Next, Doodle presents his take on Doctor Mid-Nite, a favorite hero of mine from comics’ Golden Age. In contrast to Black Canary, Mid-Nite finds himself in the heat of battle, facing down an unseen enemy. I think Doctor Mid-Nite’s original costume as seen here is one of the best superhero designs ever — the guy just looks like a superhero, and he also looks totally cool. (Credit Mid-Nite’s co-creator, artist Stanley Aschmeier — a.k.a. Stan Josephs — for his timeless style.)

Doctor Mid-Nite, pencils and inks by James E. Lyle

Lyle invests meticulous attention in the minute details of the good doctor’s outfit, taking care to get every crease and fold in Mid-Nite’s tunic, gloves, and boots exactly right. The smoke effect generated by Mid-Nite’s blackout bomb is also beautifully done. And, like his Black Canary, Doodle’s Doctor Mid-Nite is perfectly, realistically proportioned. He appears strong and sturdy, but his muscularity doesn’t brand him as a steroid junkie or a freak of nature.

I’ve always been fascinated by the concept of a blind superhero (which Doctor Mid-Nite is, for those not up on their comics lore). When I was a kid, Daredevil was one of my favorite characters. (I haven’t been able to stomach DD’s modern adventures since Frank Miller gave the character an unnecessarily antiheroic spin in the early ’80s, a trend that subsequent creators appear to have followed. But those Silver and Bronze Age Daredevil stories — including that early ’70s run where he’s partnered with the Black Widow — remain classics.)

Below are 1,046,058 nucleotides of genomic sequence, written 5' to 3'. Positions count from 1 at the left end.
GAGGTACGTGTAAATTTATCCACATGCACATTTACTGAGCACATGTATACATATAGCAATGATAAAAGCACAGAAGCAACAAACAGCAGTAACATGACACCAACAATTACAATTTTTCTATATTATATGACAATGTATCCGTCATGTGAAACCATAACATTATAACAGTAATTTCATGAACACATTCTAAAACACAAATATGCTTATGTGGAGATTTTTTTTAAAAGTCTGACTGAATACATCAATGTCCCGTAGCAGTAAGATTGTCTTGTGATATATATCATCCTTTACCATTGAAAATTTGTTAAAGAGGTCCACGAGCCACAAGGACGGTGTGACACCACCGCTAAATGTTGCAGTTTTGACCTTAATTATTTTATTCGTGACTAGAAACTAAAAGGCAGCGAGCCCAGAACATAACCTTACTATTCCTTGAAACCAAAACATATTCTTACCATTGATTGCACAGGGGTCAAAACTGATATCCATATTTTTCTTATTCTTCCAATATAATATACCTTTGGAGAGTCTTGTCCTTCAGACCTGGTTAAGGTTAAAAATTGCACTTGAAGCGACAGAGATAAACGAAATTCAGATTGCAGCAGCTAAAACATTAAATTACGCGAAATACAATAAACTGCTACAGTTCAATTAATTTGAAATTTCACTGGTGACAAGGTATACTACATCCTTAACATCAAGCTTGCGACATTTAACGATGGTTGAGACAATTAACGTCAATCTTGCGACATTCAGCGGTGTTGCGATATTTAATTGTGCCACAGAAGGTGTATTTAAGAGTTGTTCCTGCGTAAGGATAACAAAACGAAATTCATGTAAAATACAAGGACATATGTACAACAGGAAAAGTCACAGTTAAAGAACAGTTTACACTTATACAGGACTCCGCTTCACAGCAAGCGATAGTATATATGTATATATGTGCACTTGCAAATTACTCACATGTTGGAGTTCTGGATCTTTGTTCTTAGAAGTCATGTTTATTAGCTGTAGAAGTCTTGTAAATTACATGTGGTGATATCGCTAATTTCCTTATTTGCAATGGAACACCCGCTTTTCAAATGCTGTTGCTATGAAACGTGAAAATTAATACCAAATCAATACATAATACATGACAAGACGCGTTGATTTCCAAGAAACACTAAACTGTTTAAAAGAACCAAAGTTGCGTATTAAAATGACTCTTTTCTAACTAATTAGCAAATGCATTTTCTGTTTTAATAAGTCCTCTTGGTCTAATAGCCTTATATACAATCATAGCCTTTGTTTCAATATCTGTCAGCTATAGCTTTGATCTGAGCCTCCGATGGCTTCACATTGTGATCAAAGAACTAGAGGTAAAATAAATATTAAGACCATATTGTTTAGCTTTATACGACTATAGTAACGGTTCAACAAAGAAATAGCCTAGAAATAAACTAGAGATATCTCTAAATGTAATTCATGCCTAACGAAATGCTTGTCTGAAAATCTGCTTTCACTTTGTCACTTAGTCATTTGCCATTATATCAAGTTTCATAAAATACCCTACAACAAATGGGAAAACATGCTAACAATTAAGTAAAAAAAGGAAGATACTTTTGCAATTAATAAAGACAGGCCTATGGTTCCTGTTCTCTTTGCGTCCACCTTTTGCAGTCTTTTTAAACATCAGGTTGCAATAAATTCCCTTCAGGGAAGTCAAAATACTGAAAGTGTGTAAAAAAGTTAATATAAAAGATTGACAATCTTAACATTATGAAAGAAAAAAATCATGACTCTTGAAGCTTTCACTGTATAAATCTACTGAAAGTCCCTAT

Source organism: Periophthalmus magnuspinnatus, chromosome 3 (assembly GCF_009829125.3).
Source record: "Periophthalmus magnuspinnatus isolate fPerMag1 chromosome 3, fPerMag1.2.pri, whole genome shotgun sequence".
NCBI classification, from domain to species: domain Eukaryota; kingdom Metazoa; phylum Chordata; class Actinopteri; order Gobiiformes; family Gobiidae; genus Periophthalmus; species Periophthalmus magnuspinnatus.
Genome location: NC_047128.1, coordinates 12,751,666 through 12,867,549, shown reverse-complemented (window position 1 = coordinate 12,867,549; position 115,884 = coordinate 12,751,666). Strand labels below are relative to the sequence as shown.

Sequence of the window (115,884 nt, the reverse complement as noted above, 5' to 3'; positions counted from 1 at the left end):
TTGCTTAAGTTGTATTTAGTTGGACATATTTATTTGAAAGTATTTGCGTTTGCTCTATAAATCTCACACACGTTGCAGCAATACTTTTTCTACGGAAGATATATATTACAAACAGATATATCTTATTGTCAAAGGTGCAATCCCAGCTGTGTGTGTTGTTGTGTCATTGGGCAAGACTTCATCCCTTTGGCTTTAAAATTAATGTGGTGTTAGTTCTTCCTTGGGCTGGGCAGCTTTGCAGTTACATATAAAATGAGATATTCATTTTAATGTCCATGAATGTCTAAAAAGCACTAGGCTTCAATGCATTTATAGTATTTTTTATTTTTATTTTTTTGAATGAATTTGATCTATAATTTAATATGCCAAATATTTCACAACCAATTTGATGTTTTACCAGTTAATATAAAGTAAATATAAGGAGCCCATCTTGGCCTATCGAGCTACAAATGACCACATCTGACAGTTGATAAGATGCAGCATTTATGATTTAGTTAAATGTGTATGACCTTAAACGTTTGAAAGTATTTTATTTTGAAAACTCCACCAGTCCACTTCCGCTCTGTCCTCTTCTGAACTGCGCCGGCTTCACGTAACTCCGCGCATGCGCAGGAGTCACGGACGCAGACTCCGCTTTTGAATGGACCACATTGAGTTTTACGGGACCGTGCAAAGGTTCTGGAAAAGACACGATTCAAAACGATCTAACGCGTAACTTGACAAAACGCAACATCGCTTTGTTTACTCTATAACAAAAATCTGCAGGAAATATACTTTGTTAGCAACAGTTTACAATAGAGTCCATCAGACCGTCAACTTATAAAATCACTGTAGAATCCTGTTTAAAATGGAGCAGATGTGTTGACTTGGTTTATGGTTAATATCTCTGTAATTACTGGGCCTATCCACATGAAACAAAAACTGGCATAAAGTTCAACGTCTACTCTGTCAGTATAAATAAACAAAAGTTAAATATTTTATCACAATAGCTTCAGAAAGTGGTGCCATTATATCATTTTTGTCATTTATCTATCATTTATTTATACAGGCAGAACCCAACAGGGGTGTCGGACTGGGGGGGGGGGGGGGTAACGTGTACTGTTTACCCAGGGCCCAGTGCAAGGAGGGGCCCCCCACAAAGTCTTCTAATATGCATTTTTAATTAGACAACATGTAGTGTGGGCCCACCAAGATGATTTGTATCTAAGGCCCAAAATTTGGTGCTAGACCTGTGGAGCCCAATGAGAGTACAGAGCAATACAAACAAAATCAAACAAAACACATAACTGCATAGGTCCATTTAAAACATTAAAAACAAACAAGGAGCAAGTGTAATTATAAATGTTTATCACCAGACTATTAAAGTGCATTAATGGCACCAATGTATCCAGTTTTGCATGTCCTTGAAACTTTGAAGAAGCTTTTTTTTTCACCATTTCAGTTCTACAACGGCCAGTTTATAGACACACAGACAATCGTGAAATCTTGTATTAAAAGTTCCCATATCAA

Tangentially related: I was a major fan (come to think of it, perhaps the only fan) of CBS’s 1990s late-night TV drama Dark Justice, about a criminal court judge who moonlights as a vigilante, rounding up malfeasants who previously escaped punishment through loopholes in the legal system. The lead character in Dark Justice was not visually impaired, but he had a habitual quirk of telling his foes, “Justice may be blind, but it can see in the dark.” I always wanted to add, “So can Doctor Mid-Nite. And Daredevil.”

It’s been 20 years since that series last aired, but I still recall it vividly as a great concept. Someone should pick up the rights and resurrect it. (A bit of Dark Justice trivia: Although the show was set in an unnamed American metropolis, its first season was filmed in Barcelona, Spain, shortly before the 1992 Summer Olympics were held there. Part of the fun of watching those early episodes was trying to catch the instances when the production team failed in its efforts to make Barcelona look like, say, Los Angeles.)

But I digress.

Sometimes people ask me whether there’s a difference in my mind between the artworks I’ve commissioned and those I’ve purchased. To be frank, there usually is — I have a deeper, more visceral attachment to my commissions because they would not exist had I not hired an artist to create them. My theme commissions, especially, reflect my personal tastes and vision in a manner than no preexisting piece ever could. There are, however, some pieces I’ve picked up over the years that I absolutely love, as much as any I’ve commissioned, because they just speak to me in a special way, and at a unique level.

You’ve just seen two of them.

And that’s your Comic Art Friday.

Explore posts in the same categories: Comic Art Friday, Reminiscing, SwanStuff, Teleholics Anonymous, That's Cool!

One Comment on “Comic Art Friday: Justice may be blind, but it can see in the dark”

  1. Thanks again for the coverage, Michael. I’m very humbled by your kind words on my behalf.